How Do You Recover Lost Traffic? Plus, February 2023 Reports

By Kimberly


At our house, I’m the go-to expert for finding lost things. Kids can’t find their shoes? Ask mom where they are (they’re in the shoe bin in the closet – where they go, thanks). Can’t find the ketchup in the fridge? Ask mom where it is (it’s in the fridge door by the BBQ sauce). But when you’re a website owner trying to find lost traffic – that’s not usually a quick answer a mom can give you. Unless she happens to be a fellow website owner.

Recovering lost traffic requires deep honesty and introspection. First, find out why the traffic has declined. Fix any issues or problems. Upgrade the content if needed. Focus on quality content and a good user experience. Wait and see if traffic recovers. If not, look for another problem to fix.

The “quick fixes” don’t work in these cases. At least, they don’t, in my experience. Instead, it takes detective work, patience, time, and a good understanding of analytics (usually Google Analytics coupled with Search Console) to diagnose and fix the problem. Then, it takes more of the same to see if your fixes were right – or if you need to dig into things again. Let’s dig into this in more depth (while keeping this article from becoming a book!) before looking into my monthly reports.

How and When Do Sites Lose Traffic?

Sites lose traffic for any combination of reasons:

  • Out-of-date information
  • Incorrect information
  • Seasonality
  • Another site publishing better information
  • Reader’s preference changes
  • A better presentation format has been used elsewhere
  • The user experience is suffering (so users go elsewhere)
  • Search algorithms have changed (usually improved)

For example, if a website has the best information but is so large and clunky that the information doesn’t load on the reader’s mobile device? Well, then nobody’s going to visit that website because it doesn’t load. That’s going to cause a loss of traffic.

Information can also become out of date or incorrect. Say you wrote an article about a product – and it’s been replaced with a newer model. Only your article doesn’t talk about that – and someone else’s article does. Your article is now out-of-date, and the more accurate article will do better.

This is all generalities, of course. That’s because digging into specifics depends.

Many people focus on my last reason: search algorithms have changed. Usually, they change for the better. As a user, my internet experience tends to improve over time. So I’m not too upset over the fact that, sometimes, that means my sites lose traffic as the search power improves. It’s generally a net win for everyone.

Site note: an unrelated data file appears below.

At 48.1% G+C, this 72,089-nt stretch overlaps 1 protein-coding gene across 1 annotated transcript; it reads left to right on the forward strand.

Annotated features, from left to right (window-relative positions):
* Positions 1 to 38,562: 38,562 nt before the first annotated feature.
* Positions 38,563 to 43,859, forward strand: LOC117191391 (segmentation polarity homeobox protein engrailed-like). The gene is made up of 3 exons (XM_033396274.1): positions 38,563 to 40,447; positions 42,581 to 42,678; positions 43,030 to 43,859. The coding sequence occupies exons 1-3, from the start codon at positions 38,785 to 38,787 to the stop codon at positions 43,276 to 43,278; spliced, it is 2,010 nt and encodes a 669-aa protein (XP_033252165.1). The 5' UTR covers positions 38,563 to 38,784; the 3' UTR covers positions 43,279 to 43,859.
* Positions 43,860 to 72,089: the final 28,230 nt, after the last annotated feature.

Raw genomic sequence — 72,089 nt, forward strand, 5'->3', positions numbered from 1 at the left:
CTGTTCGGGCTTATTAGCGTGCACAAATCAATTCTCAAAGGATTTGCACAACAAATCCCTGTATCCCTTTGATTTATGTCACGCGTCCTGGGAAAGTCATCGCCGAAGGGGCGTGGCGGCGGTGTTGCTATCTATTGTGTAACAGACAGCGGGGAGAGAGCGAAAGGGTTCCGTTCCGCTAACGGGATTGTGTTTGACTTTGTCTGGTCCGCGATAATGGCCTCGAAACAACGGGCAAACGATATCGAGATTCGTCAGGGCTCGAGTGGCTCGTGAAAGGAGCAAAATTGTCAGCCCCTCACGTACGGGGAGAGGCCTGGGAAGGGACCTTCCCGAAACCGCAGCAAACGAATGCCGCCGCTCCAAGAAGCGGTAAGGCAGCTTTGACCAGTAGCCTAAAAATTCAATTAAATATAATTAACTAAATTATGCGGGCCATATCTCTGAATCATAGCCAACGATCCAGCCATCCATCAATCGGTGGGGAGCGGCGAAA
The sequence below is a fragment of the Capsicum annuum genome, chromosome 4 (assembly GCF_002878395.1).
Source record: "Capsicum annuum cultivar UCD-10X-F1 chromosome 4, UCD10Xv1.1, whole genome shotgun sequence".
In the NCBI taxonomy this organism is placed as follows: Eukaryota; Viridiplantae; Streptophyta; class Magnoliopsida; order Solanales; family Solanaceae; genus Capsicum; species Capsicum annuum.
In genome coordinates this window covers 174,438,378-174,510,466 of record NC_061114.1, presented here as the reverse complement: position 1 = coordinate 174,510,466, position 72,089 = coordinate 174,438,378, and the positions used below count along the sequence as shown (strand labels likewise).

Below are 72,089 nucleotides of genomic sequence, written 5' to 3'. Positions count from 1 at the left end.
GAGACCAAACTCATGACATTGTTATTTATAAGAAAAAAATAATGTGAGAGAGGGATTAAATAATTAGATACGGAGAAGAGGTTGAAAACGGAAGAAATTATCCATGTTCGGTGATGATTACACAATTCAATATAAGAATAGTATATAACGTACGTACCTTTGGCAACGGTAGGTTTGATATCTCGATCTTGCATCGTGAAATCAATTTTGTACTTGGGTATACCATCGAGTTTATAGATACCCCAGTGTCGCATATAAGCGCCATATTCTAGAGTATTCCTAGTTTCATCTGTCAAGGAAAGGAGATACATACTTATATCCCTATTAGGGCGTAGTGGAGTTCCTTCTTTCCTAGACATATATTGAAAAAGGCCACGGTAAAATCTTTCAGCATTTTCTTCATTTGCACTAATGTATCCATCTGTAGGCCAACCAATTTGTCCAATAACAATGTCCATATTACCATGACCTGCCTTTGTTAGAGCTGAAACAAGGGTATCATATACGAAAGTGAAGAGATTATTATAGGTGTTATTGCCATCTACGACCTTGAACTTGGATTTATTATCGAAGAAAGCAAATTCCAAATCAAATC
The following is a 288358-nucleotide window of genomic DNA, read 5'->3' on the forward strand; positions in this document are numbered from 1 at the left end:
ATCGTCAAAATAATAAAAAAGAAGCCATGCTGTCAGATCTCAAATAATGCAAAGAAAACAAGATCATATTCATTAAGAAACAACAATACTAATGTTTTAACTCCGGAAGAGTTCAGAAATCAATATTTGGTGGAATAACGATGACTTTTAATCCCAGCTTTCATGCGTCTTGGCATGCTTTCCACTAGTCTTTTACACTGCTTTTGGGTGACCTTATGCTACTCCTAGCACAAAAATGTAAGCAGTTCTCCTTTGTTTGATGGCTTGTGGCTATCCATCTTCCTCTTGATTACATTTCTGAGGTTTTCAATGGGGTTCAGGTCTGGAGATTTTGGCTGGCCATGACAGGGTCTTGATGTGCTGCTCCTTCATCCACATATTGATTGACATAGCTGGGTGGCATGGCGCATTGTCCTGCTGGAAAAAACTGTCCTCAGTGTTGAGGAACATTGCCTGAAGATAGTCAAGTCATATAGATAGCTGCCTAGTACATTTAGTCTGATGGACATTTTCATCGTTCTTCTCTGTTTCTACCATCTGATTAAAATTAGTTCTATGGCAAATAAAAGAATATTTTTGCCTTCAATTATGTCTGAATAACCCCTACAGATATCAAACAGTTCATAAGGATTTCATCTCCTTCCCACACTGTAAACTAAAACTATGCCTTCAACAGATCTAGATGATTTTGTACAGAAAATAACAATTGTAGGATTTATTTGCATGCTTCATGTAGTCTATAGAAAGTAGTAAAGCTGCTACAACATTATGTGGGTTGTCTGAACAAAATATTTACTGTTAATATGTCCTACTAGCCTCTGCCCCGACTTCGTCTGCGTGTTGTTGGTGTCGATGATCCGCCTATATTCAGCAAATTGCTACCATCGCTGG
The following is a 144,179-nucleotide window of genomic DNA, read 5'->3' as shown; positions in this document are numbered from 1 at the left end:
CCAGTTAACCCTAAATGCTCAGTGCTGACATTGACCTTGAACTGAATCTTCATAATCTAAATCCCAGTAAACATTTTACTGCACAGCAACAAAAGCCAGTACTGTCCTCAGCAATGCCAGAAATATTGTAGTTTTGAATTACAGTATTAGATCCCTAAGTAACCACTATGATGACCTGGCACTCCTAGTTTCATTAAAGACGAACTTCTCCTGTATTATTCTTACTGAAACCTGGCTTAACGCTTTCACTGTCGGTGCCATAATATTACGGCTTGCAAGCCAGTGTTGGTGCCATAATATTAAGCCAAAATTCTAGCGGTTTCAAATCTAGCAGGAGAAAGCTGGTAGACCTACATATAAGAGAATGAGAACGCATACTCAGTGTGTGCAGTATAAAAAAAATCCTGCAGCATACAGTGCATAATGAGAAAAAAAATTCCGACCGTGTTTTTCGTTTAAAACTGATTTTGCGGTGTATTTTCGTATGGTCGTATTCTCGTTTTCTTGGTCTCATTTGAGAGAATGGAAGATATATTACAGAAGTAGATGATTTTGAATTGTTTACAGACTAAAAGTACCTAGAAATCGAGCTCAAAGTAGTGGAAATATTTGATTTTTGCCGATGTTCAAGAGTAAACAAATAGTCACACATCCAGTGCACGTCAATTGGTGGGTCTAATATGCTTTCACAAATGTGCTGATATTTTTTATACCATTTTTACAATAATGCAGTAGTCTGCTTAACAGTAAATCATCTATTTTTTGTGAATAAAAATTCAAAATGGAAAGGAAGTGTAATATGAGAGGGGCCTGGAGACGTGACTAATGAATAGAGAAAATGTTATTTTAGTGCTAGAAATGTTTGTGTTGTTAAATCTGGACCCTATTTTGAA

In those cases, sites are typically losing adjacent or tangential search terms. Thankfully, each of these issues has a fix.

How to Identify and Recover Lost Traffic

The best way to recover lost traffic is to identify any issues, fix those problems, provide real value to users, ensure a positive user experience, and see how things go.

Many gurus and SEO specialists I’ve heard talk about how you’ve got to follow exact checklists to succeed. In my experience, that’s not 100% true.

Here’s what I’ve found to be true.

  • Doing the SEO checklists can help good content perform better. That part is true.
  • Using the checklists might help mediocre content do better.
  • Stressing about SEO checklists and hacks will never help poor content rank.

Here’s a table of how to, generally speaking, fix the problems that cause traffic loss. This will help traffic recover over time.

Traffic Loss ReasonHow to Identify the ProblemFix to Recover Traffic
Out-of-date informationTraffic loss to old, not-updated articles.Update your article and its information.
Incorrect informationTraffic loss to an article where information is dated.Correct the information.
SeasonalityCompare current traffic trends to Google Trends.Wait for the information to become seasonally relevant again. Reevaluate then.
Another site publishing better informationTraffic and ranking drop.Update your article and its information.
Reader’s preference changesIndustry-wide drops to traffic; rank may or may not change.Keep up with reader preferences and market trends; adapt as able.
A better presentation format has been used elsewhereIndustry-wide shifts to other mediums.Add new media options to your article (video is awesome!).
The user experience is suffering (so users go elsewhere)Traffic drops, rank drops, and time on the page drops. Readers bounce off the page more.Fix your site to make it a positive user experience.
Search algorithms have changed (usually improved)Drop in traffic; rank for main search terms may remain unchanged.Write on-point articles; update those articles as needed. Write new articles as needed.
Table 1: How to Fix Lost Traffic Issues.

Currently (and for the last 10-ish years), Google Analytics and Search Console have been the industry standards for keeping track of these data points. I use and recommend those; I also use Microsoft Bing’s Web Master Tools console, as it’s also helpful.

TLDR: To find, identify, and fix traffic issues, you need Google Analytics and Search Console. You need to know how to use them. Treat identification and recovery efforts as a learning and growing experience rather than a cause for panic for best results.


Treating this as part of the process (rather than a cause for panic) will mean you’re best positioned to keep going in this industry. Plus, you’ll have a ton less stress then.

Nothing lasts forever; everything ebbs, flows, grows, decays, and keeps going. Just like this really pretty tree with its winter bark peeling away to show the spring bark. The tree could panic about losing the bark – but that won’t help. Instead, it’s focusing on moving forward and letting go of what didn’t work. Find what works in your industry or business. Go with that. Know that things will change, and go with it.

Speaking of going with it, let’s dive into the reports next!

February 2023 Portfolio Report

Just like last month (you can see that report here), if I were to only look at these specific numbers, I’d be bummed. I’d consider jumping ship ASAP. However, these numbers aren’t all that matter. They’re good to track, though. So here they are.

Month to month

  • Publishing: +5%
  • Traffic: -14%
  • Revenue: -4%

Year over year

  • Publishing: -4%
  • Traffic: -43%
  • Revenue: -29%

Year to Date

  • Publishing: -41%
  • Traffic: -4%
  • Revenue: -37%

But wait – why track Key Performance Indicators (KPIs) if they aren’t the best metrics? Because they’re what gets reported industry-wide. It’s weird.

I’m regularly working towards finding better, personalized KPIs for my business.

  • Not long ago, I discovered that sessions alone (while being a decent tangential, possibly-correlative marker for ad-based revenue) aren’t the best way to track traffic.
  • Pageviews, another way to track traffic, are also not the best indicator.